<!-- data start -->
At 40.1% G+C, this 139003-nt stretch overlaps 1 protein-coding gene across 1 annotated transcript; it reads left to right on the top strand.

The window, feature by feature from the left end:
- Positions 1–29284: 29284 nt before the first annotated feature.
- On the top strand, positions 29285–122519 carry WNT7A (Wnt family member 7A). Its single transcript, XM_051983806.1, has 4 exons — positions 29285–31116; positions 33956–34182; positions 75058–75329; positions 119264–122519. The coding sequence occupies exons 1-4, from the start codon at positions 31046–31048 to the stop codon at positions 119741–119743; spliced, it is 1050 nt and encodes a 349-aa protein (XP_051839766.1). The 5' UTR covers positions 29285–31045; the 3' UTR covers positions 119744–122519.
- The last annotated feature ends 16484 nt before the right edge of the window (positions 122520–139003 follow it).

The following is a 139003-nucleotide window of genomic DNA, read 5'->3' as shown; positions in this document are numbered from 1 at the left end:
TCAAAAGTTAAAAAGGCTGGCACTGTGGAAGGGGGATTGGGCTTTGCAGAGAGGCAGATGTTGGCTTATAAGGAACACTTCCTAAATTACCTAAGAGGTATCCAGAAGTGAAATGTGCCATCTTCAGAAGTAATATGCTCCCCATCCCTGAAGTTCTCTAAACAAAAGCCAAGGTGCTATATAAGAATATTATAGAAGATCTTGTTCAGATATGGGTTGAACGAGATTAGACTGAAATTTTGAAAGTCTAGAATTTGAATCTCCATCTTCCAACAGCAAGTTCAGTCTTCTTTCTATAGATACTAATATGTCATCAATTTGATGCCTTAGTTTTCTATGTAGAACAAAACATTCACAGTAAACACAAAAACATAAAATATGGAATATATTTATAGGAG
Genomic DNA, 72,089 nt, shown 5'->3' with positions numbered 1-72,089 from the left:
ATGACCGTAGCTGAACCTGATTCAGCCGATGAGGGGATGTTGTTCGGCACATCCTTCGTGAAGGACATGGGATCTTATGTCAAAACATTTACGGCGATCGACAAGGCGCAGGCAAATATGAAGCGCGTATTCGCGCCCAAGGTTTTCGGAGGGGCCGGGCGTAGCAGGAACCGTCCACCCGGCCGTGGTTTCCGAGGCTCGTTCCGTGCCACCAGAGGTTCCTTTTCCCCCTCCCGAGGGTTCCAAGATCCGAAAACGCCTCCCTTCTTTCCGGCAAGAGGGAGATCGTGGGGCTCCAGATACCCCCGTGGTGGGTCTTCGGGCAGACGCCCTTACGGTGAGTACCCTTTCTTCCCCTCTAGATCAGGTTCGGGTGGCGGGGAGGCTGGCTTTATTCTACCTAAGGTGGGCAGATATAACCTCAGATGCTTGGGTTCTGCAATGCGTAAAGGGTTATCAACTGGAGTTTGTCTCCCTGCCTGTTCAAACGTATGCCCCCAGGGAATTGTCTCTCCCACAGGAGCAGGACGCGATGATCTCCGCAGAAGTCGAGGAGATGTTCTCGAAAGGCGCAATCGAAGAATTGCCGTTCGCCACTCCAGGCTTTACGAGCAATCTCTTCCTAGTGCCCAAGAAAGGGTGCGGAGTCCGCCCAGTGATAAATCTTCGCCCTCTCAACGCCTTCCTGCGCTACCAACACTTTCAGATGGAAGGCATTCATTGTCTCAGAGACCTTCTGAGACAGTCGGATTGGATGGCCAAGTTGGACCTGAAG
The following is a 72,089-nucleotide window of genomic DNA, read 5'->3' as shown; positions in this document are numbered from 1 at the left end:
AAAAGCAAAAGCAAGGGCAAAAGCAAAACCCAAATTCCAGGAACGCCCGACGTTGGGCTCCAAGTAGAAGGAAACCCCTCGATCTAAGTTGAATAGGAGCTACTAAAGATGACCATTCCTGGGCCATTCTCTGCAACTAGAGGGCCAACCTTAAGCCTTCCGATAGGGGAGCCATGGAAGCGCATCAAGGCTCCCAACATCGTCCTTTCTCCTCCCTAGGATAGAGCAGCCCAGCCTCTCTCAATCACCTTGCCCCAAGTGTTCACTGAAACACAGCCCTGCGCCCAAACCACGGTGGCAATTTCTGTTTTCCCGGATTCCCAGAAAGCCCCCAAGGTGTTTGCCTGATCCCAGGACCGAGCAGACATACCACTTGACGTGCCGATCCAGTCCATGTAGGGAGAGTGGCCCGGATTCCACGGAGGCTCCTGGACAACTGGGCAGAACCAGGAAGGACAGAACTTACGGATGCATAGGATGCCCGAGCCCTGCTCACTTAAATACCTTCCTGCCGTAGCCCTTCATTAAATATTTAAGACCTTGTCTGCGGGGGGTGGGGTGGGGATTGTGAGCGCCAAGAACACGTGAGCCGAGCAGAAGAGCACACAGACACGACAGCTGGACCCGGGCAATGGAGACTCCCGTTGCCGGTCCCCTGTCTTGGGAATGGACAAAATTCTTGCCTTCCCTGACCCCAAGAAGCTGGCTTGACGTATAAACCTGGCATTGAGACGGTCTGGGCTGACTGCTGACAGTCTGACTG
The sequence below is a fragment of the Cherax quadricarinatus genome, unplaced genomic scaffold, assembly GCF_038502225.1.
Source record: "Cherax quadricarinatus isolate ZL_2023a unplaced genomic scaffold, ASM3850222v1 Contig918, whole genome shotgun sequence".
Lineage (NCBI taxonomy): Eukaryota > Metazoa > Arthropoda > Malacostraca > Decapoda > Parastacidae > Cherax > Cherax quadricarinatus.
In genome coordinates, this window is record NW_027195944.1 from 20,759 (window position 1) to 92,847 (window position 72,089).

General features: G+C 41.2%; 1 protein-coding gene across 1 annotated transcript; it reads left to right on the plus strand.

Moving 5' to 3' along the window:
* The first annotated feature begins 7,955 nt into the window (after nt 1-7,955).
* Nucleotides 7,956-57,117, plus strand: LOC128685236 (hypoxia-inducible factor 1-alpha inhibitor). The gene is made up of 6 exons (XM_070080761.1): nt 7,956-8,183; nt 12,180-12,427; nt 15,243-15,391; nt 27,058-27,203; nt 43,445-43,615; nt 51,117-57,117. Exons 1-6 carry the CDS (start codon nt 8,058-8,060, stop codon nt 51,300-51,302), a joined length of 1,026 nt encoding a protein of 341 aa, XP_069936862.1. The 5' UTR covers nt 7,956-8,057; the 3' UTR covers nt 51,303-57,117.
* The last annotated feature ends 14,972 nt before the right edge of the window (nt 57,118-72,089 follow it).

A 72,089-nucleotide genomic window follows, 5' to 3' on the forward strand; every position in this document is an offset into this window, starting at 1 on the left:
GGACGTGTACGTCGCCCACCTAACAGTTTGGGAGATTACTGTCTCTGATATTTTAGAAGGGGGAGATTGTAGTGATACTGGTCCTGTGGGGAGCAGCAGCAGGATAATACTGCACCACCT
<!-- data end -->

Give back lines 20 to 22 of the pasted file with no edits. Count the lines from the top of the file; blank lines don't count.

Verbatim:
* The last annotated feature ends 14,972 nt before the right edge of the window (nt 57,118-72,089 follow it).

A 72,089-nucleotide genomic window follows, 5' to 3' on the forward strand; every position in this document is an offset into this window, starting at 1 on the left:
GGACGTGTACGTCGCCCACCTAACAGTTTGGGAGATTACTGTCTCTGATATTTTAGAAGGGGGAGATTGTAGTGATACTGGTCCTGTGGGGAGCAGCAGCAGGATAATACTGCACCACCT